The transition moves away from simplifications, adapting organizational levels and flexibility in interventions. This approach contrasts with conventional approaches to programming by capitalizing among other things on the existence of different feedback loops to recalibrate for instance, women’s bargaining power, or their mobility. So, the idea of cause and effect is brought under new light with pathway models telling the stories of key outcomes and relationships that can generate change or be measured.
An illustration of this complexity paradigm is the way CARE shifted its corporate processes and strategy to grapple with gender equality for its agricultural portfolio targeting high-poverty households in Latin America and Africa. A critical juncture was the need to streamline operational links through gender-sensitive policies as part of the Women Empowerment in Agriculture (WEA) framework. Primarily set to encourage the role of women and girls in leadership by using adaptive paths, the emphasis was on an organization-wide change process to build a collective approach on individual rights. CARE called for the understanding of ecosystems of equal rights to adjust their poverty profiles and policy interventions.
A case in point is the implementation in 2008 of their Income Smoothing through Agricultural Marketing Interventions (ISAMI) in Uganda, involving male decision-makers in supporting women across agricultural networks. Seen through a multidimensional lens, this initiative threw a strong light on the pertinence of joint distribution of disadvantages to address women’s participation in household and community-level decision-making. By engaging local groups to address the nature of the gender division of labor, time poverty, or the gender control of labor and products of labor, this project triggered the emergence of implicit causal pathways that led to robust strategic programmatic shifts.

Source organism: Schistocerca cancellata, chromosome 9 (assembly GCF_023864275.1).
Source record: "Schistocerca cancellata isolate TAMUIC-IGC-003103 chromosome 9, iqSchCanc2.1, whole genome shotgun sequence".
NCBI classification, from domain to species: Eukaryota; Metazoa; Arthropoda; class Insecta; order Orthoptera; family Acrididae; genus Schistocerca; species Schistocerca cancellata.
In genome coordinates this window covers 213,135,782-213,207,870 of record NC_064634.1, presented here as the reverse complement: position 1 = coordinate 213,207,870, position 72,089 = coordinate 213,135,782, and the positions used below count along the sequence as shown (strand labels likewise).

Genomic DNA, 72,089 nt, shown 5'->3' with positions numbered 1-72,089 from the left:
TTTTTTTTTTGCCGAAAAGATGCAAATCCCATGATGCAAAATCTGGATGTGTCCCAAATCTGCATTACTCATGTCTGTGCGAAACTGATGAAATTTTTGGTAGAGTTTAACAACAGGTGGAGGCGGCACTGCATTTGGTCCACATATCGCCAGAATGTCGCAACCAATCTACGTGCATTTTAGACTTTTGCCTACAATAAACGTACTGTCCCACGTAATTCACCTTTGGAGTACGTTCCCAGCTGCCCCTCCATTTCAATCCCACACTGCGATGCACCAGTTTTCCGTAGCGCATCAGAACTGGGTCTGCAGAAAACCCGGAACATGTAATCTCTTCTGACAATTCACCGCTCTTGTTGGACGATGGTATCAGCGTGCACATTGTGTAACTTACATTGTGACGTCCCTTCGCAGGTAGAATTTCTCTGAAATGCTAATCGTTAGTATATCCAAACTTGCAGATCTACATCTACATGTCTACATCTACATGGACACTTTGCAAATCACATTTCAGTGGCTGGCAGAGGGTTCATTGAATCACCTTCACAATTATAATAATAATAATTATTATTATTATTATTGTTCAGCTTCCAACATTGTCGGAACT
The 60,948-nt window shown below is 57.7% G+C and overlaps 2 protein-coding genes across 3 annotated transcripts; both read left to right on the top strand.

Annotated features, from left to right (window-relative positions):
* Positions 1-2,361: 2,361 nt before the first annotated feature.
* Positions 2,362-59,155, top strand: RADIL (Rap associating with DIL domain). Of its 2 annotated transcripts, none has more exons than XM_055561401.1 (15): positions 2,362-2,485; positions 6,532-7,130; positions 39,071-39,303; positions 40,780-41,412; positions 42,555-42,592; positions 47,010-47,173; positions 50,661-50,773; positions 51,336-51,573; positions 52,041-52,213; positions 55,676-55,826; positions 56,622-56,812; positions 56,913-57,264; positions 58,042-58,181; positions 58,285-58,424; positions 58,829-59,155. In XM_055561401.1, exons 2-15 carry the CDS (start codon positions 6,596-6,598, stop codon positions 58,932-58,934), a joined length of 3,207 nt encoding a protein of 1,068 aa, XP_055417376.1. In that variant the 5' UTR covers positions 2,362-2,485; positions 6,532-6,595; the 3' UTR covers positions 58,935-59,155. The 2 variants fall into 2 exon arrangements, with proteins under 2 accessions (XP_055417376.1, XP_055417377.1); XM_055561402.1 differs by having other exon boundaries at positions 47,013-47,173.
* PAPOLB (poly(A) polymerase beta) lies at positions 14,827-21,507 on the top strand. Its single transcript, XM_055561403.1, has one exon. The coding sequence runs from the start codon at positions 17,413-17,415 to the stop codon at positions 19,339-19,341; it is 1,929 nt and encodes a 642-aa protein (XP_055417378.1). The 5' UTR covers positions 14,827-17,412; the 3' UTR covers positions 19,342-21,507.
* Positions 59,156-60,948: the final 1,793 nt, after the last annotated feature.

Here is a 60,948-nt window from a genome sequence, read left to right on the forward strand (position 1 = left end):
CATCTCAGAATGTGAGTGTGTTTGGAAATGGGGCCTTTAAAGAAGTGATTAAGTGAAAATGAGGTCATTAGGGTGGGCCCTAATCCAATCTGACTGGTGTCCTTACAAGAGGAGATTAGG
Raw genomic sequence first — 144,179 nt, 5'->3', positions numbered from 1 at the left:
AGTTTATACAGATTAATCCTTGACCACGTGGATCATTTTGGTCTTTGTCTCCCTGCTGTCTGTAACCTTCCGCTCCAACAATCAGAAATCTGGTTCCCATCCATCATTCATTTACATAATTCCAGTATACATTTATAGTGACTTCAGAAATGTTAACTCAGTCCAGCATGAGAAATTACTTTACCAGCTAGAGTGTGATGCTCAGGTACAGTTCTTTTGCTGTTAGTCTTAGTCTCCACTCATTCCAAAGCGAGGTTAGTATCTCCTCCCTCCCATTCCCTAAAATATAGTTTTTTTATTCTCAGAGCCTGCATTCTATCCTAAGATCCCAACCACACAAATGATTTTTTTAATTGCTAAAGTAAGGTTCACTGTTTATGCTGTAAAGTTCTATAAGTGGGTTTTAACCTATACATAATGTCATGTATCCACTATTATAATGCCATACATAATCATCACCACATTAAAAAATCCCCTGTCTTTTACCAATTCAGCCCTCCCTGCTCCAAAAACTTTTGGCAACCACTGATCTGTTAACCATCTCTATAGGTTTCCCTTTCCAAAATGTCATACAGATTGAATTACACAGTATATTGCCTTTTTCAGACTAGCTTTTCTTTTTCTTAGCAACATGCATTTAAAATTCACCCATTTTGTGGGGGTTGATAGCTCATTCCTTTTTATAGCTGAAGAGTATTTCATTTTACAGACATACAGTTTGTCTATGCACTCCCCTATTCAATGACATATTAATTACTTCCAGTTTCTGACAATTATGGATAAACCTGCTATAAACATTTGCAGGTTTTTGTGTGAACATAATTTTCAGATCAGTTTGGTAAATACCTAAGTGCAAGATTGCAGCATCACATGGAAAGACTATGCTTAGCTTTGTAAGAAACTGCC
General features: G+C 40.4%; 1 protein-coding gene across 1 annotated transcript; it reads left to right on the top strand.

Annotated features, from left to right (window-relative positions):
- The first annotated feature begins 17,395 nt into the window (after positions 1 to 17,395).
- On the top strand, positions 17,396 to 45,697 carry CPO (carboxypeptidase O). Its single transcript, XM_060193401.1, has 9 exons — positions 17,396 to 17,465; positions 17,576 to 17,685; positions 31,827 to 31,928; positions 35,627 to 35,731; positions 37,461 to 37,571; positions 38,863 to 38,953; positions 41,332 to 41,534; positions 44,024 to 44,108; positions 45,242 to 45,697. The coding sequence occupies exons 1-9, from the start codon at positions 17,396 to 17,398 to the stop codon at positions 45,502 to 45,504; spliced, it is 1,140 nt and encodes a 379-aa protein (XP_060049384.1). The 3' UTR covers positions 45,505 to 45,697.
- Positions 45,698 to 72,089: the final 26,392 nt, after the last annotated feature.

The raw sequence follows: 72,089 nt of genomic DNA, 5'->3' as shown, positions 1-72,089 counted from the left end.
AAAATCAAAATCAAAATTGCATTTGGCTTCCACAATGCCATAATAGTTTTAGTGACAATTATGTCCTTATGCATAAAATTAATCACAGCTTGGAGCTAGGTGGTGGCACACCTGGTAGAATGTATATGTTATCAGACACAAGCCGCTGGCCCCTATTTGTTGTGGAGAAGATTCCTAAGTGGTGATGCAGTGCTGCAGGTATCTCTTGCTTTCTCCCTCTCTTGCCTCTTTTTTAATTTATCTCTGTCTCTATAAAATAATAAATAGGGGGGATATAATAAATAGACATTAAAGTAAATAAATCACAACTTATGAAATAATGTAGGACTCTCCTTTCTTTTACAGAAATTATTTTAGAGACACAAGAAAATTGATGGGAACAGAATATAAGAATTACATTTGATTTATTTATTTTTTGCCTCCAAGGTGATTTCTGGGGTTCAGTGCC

It evolved around three dimensions and sub-dimensions of women’s empowerment in collective marketing, namely, agency, relations and structure. Out of them came forth, a responsive logic model. It broadened feedback loops on connections and practices (cause-effect chains), thus completing CARE’s multidimensional approach with poverty income measures. The true explanation is that these parameters mapped-out a resilience ecology (Circle of Learning) changing old patterns out of emerging practices (gendered allocation of resources) regulating women’s decision influence in household, market accessibility, or the pursuit and acceptance of accountability.
Global development has to move away from linear restrictions treating complex problems in separation. Fulfilling this objective is likely to create significant advances to meet the challenges of extreme poverty. The extension of multiple perspectives can target inherent complexities, making experimentation and learning mainstream adaptive policy tools.
The Social Institutions and Gender Index (SIGI) from the OECD Development Centre is an innovative measure of underlying discrimination against women for over 100 countries. While other indices measure gender inequalities in outcomes such as education and employment, SIGI helps policymakers and researchers understand what drives these outcomes. SIGI captures and quantifies discriminatory social institutions, including early marriage, discriminatory inheritance practices, violence against women, son bias, restrictions on access to public space and restricted access to productive resources.
Applications of complexity science for public policy OECD Global Science Forum